Updated: Jun 13
NONPROFIT SOFTWARE DECISION MAKING
I am fascinated by the psychology of software buying. Did you know that in 2013, Gartner Research stated that by 2020, customers would manage 85% of their buying transactions without talking to a human source. In fact, many surveys heading into the 2010's reported that our final decision in selecting enterprise software would be influenced by artificial intelligence. In other words, search engines, bots, and computer algorithms.
Looking back and knowing what I know now about artificial intelligence, there is something very real about these findings from the past and what most believed then.
But, I am here to report that people still matter in software buying decisions. This article takes a quick look at three influential impacts on software selection decision making which goes beyond the use of search engines so commonly used first in the software selection process in nonprofit organizations.
Therefore, here are the top three social influences of customers’ product decision process and likely will have an impact your software decision making process.
Opinion Leaders. The thoughts, wants, and needs of consumers can easily be shaped by the reinforcement of a well-respected community leader. In the association world, someone who leads a group you belong too, a consulting firm which continually provides thought leadership at industry events such as ASAE, or a mentor may all be found in this category.
Family Influences. Initial consumer behavior begins with and is impacted by family interaction. For many consumers, product purchases are decided as a whole, and interpreted through their cultural and social idealisms prior to completing the transaction. Additionally, family lifestyle further influences customer decision making. A young bachelor will decide differently on how to spend money than the head of a household with three small children. With nonprofit software selection, we typically do not have family involved in the decision. However, your family is usually former peers or even those that you have known for many years in your community.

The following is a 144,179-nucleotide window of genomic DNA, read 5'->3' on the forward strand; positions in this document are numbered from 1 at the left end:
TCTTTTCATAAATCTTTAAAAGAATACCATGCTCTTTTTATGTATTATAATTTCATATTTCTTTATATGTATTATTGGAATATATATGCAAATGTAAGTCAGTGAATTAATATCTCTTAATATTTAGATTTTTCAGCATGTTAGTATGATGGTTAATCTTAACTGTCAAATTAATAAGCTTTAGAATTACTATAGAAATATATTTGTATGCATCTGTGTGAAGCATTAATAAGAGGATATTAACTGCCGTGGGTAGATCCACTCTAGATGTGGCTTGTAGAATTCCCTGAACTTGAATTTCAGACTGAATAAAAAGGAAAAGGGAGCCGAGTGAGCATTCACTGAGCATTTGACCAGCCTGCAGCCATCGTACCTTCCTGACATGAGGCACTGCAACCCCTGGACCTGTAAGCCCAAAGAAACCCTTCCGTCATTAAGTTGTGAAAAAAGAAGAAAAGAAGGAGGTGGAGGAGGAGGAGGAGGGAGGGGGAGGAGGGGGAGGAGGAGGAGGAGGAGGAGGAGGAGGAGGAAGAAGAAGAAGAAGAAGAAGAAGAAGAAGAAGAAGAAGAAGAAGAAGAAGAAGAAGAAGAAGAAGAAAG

Cultural Groups. Every customer innately makes decisions based on cultural behaviors and characteristics. Family, friends, schoolmates and colleagues influence a consumer’s attitude about products. By determining what aspirational and disassociate attitudes you may have at your nonprofit, it is easier to understand the basis of your final decision making paradigm.
We encourage our clients to go to your peers and ask them what software system they utilize. And, what type of experience they have had with regards to their particular software provider and system before engaging a vendor.
That said, it’s also prudent to know that your situation is always going to be somewhat unique than your peers. Therefore, it’s important to take the time internally to review your requirements and define what makes your organization unique.
Despite what others will say, your organization is different in processes and people than your counterparts and this should be one aspect of your final decision.
If you are looking to explore new software solutions, we can help. Until then, keep SmartThoughts in mind.